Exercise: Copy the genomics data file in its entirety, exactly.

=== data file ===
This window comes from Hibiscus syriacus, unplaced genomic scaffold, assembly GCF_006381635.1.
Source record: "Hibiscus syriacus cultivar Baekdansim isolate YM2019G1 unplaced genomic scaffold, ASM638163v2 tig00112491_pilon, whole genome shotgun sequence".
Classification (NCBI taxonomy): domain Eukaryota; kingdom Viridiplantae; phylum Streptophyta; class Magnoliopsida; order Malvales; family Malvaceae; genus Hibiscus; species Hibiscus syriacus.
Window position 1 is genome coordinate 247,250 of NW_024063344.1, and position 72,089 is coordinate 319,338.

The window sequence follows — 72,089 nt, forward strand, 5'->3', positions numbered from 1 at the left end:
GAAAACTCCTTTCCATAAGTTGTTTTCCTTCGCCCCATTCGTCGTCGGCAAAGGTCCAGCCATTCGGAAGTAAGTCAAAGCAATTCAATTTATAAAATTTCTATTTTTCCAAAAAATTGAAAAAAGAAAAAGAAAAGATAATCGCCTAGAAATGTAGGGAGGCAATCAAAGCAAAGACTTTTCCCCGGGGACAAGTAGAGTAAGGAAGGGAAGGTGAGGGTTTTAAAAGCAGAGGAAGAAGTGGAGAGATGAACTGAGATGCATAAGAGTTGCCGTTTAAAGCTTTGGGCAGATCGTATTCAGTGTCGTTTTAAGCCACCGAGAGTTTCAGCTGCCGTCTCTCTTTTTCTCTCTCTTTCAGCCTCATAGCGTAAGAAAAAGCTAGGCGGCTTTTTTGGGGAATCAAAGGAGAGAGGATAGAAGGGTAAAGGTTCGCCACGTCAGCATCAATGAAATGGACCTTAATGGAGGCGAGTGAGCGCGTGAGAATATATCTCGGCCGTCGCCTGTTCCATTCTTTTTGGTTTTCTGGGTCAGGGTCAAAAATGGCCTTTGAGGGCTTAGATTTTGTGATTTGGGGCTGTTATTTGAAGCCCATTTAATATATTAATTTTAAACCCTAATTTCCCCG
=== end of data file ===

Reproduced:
This window comes from Hibiscus syriacus, unplaced genomic scaffold, assembly GCF_006381635.1.
Source record: "Hibiscus syriacus cultivar Baekdansim isolate YM2019G1 unplaced genomic scaffold, ASM638163v2 tig00112491_pilon, whole genome shotgun sequence".
Classification (NCBI taxonomy): domain Eukaryota; kingdom Viridiplantae; phylum Streptophyta; class Magnoliopsida; order Malvales; family Malvaceae; genus Hibiscus; species Hibiscus syriacus.
Window position 1 is genome coordinate 247,250 of NW_024063344.1, and position 72,089 is coordinate 319,338.

The window sequence follows — 72,089 nt, forward strand, 5'->3', positions numbered from 1 at the left end:
GAAAACTCCTTTCCATAAGTTGTTTTCCTTCGCCCCATTCGTCGTCGGCAAAGGTCCAGCCATTCGGAAGTAAGTCAAAGCAATTCAATTTATAAAATTTCTATTTTTCCAAAAAATTGAAAAAAGAAAAAGAAAAGATAATCGCCTAGAAATGTAGGGAGGCAATCAAAGCAAAGACTTTTCCCCGGGGACAAGTAGAGTAAGGAAGGGAAGGTGAGGGTTTTAAAAGCAGAGGAAGAAGTGGAGAGATGAACTGAGATGCATAAGAGTTGCCGTTTAAAGCTTTGGGCAGATCGTATTCAGTGTCGTTTTAAGCCACCGAGAGTTTCAGCTGCCGTCTCTCTTTTTCTCTCTCTTTCAGCCTCATAGCGTAAGAAAAAGCTAGGCGGCTTTTTTGGGGAATCAAAGGAGAGAGGATAGAAGGGTAAAGGTTCGCCACGTCAGCATCAATGAAATGGACCTTAATGGAGGCGAGTGAGCGCGTGAGAATATATCTCGGCCGTCGCCTGTTCCATTCTTTTTGGTTTTCTGGGTCAGGGTCAAAAATGGCCTTTGAGGGCTTAGATTTTGTGATTTGGGGCTGTTATTTGAAGCCCATTTAATATATTAATTTTAAACCCTAATTTCCCCG